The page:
Danyl Mclauchlan posits a conspiracy theory:

there is a pretty great opportunity to use the Maori seats to rort the system: if you had two Maori Parties, one that ran electoral candidates in six out of the seven electorates and only canvased for electorate votes, and another that had a safe seat in the seventh electorate and only canvased for party list votes in the other regions then you could, conceivably, end up with a dozen MPs (albeit with some overhang due to your electorate imbalance) and hold the balance of power in perpetuity.

Danyl’s scheme is essentially what the Greens tentatively proposed before the last election: green voters in Māori electorates consider casting electorate votes for the māori party candidate, and māori party voters cast their party vote for the Greens. The proposal was rejected by the māori party, which at the time was (in my view) a tactical error but a wise strategic choice.

It was a tactical error because of the efficiency argument (a positive-sum alliance permitting the two parties to extract more parliamentary representation from the same base of electoral support). But without the benefit of hindsight it was a good strategic move because the māori party’s whole point was not to be shackled to the ‘Pākehā’ parties, and its long-term survival still likely depends on its establishing its own persistent powerbase; one which could stand a chance of surviving even the abolition of the Māori seats. The only way to do that is to grow the party vote by strengthening ‘brand’ support among its electorate. (Also the proposal was made quite late in the campaign, and the potential for voter confusion was high.)

Those factors which made the plan a strong strategic risk for the māori party in 2008 now no longer obtain, or at least not so strongly. It has largely sacrificed its independence from the Pākehā political mainstream anyway, and could potentially lose considerable support for that reason. It may hang onto electorates, but it is likely that ‘brand’ support is lower than before. So with the benefit of hingsight, they might as well have gone with the Greens last time. Nowadays, they have a radical wing-man in Hone, who will work with them and who shares, despite all the rhetorical ructions, considerable common ground with the party’s other members and its foundational kaupapa. They can work together; Hone working to attract the ‘brand’ support for an independent indigenous party, the existing māori party maintaining their electorate positions and continuing to work within the mainstream.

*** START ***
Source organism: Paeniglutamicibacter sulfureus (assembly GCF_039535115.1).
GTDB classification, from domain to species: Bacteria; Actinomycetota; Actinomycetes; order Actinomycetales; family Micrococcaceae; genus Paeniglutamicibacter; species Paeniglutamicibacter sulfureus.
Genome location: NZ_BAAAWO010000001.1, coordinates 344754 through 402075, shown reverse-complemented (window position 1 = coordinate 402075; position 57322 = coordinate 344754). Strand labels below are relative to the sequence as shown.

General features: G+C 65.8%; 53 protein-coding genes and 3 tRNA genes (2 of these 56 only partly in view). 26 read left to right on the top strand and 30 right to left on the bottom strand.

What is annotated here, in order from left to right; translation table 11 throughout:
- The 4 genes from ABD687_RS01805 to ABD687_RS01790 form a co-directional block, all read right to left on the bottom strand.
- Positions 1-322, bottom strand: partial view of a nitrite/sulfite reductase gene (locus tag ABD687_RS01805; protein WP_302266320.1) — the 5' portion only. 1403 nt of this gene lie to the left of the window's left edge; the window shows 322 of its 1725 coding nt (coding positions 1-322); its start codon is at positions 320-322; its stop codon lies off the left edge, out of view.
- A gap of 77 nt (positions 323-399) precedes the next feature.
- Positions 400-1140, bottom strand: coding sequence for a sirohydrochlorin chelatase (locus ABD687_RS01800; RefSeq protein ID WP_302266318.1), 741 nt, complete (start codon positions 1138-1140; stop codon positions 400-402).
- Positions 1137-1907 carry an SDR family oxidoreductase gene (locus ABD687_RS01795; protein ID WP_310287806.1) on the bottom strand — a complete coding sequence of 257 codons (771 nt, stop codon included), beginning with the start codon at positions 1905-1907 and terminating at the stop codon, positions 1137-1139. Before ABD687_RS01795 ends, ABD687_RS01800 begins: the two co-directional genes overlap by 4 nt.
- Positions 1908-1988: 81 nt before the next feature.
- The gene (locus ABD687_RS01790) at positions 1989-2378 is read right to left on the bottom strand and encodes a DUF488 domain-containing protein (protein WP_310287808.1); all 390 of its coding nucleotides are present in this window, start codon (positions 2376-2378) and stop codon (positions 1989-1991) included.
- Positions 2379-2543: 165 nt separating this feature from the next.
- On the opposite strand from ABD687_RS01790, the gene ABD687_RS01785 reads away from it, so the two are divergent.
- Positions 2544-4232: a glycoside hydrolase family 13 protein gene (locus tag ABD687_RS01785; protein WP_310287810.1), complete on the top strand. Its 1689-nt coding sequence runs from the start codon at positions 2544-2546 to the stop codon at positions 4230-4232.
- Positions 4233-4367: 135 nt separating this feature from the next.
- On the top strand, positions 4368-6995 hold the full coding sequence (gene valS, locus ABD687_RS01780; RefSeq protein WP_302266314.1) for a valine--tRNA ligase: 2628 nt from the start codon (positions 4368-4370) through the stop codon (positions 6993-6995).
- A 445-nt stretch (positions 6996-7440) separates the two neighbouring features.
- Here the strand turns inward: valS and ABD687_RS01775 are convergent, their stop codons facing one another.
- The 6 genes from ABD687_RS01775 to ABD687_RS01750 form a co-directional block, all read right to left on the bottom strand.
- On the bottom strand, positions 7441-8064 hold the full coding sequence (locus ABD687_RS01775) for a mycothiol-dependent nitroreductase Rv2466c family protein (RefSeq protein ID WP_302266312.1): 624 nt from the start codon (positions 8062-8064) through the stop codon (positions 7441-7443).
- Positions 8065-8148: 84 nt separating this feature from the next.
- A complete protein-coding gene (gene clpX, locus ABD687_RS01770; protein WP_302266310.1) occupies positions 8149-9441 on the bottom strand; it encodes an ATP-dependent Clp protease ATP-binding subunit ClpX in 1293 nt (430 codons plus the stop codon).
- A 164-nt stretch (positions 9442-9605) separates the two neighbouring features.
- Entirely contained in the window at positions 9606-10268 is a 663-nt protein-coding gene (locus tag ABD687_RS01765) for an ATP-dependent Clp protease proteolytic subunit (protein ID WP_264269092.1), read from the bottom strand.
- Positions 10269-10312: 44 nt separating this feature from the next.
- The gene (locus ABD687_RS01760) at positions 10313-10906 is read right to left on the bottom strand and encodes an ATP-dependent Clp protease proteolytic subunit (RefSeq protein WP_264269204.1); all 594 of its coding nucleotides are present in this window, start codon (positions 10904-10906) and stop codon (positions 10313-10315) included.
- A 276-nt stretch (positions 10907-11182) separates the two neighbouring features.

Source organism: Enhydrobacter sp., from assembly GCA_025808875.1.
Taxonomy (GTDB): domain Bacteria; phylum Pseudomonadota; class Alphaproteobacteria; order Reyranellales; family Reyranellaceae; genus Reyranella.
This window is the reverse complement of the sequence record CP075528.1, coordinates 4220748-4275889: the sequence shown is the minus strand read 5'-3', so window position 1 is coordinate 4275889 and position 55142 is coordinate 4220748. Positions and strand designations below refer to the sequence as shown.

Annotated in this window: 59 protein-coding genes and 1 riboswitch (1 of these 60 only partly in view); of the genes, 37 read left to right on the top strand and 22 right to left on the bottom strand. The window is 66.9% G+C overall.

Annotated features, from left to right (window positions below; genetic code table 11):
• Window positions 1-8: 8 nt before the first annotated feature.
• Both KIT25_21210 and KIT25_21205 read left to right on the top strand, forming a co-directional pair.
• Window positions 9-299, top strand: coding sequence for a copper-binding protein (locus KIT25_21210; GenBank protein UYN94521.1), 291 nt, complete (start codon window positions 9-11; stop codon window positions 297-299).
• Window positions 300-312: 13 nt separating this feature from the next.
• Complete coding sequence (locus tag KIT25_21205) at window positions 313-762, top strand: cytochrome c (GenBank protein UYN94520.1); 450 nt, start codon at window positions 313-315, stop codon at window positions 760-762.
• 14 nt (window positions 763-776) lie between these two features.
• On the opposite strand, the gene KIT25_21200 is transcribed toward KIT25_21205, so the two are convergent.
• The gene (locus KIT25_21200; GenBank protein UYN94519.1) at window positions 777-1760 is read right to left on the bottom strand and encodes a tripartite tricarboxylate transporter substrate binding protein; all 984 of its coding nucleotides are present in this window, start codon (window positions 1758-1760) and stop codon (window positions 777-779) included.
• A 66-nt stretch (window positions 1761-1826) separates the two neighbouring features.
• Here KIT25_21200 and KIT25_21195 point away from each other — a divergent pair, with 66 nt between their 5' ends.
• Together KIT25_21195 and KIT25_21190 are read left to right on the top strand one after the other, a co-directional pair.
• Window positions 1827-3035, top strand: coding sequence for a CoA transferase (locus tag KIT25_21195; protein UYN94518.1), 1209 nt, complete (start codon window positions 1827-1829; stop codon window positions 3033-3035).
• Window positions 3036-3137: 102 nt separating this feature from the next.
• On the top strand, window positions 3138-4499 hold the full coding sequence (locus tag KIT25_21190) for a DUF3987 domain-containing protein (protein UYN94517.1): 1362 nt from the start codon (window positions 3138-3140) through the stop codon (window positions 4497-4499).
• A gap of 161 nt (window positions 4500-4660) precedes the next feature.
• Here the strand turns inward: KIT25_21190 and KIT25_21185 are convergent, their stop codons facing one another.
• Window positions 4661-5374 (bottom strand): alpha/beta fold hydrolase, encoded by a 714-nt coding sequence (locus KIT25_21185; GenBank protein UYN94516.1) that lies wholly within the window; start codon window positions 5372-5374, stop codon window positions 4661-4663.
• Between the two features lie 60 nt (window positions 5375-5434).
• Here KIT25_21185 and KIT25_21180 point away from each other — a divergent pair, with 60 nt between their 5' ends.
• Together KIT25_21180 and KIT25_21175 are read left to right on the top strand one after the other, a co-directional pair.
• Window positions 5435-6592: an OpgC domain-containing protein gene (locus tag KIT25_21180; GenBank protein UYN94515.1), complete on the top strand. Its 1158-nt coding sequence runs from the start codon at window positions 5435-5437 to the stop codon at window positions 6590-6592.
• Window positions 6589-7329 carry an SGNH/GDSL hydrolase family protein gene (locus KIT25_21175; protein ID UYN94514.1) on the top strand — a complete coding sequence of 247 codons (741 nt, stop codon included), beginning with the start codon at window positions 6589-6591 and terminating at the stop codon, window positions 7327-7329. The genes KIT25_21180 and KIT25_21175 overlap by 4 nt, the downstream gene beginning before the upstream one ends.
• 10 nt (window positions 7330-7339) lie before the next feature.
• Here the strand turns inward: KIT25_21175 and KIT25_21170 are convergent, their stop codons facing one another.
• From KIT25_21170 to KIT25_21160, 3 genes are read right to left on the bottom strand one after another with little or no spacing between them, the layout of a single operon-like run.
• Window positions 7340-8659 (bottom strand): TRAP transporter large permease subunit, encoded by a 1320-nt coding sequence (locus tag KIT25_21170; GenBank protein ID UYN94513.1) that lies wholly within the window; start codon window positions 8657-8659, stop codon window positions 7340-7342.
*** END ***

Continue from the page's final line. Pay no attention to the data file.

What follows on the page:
I’m not convinced this will happen — as the Richards say in comments to Danyl’s post, a lot of it is personality-bound — but it could work in principle.

There’s one other factor, though. Although ACT and National have been collaborating in this way since Rodney Hide was gifted Epsom, the moment the māori party and a new radical wing led by Hone start doing it, the headline will be “Maaries rorting democracy to establish an apartheid state”. Those who’ve been benefiting from this sort of positive-sum electoral coordination for years will be those most urgently banging that drum and waving those banners. That’s a powerful disincentive.

Edit to add: Of course, there’s also a referendum on MMP on the day of the election. A scheme such as this would be an outstanding means of undermining MMP’s popular support and endangering its future.


6 thoughts on “Double-tracking

  1. Although ACT and National have been collaborating in this way since Rodney Hide was gifted Epsom, the moment the māori party and a new radical wing led by Hone start doing it, the headline will be “Maaries rorting democracy to establish an apartheid state”.

    The two are not remotely similar. National and ACT may have been working together to ensure that votes aren’t wasted, but that is very different from the proposal to distort proportionality by doubling up votes.

  2. Graeme, what? The proposal is to coordinate electorate v party votes to produce an advantage. just because National and ACT did so with a nod and a wink doesn’t fundamentally change the goal.


  3. That’s not the goal of the National/ACT accommodation. In the National/ACT accommodation National and ACT both seek to maximise their party vote, including to the extent of taking votes off each other. The accommodation merely allows ACT to take one electorate seat from National (which doesn’t add to or detract from National’s overall numbers in the House) to allow the voters who voted for ACT to be represented in proper proportion.

    The suggestion with the Maori Party and The Real Maori Party is to funnel party and electorate votes in such a way as to distort the proportionality of Parliament, giving the voters undertaking it a disproportional say in the make-up of the House.

    That is the ~48.5% people involved in the National/ACT accommodation get to decide ~48.5% of Parliament (how much of that 48.5% is National MPs and how much is ACT MPs is up to them). The ~3% of people in the Maori Party/Real Maori party accommodation get to decide the make-up of 6% of Parliament.

    Now, I do have a problem with the electoral seat life boat, but these things are not analogous.

  4. I see the distinction you make, Graeme, but I don’t really accept it’s that important a difference. I see this as more like a preference deal such as is common in transferable voting systems.

    Nevertheless, I agree it’s not politically practical.


  5. The MP and any party Hone Harawira was part of forming would be competing for votes on the party list, so this would be comparable to ACT in Epsom and Dunne in Ohariu (he’s only in a Ministerial position to offer cross party support for partial asset sales – allow National a back door rationale for going beyond their own manifesto where they want to go anyway – and to retain the seat and possibly gain a second MP).

Leave a Reply

Your email address will not be published. Required fields are marked *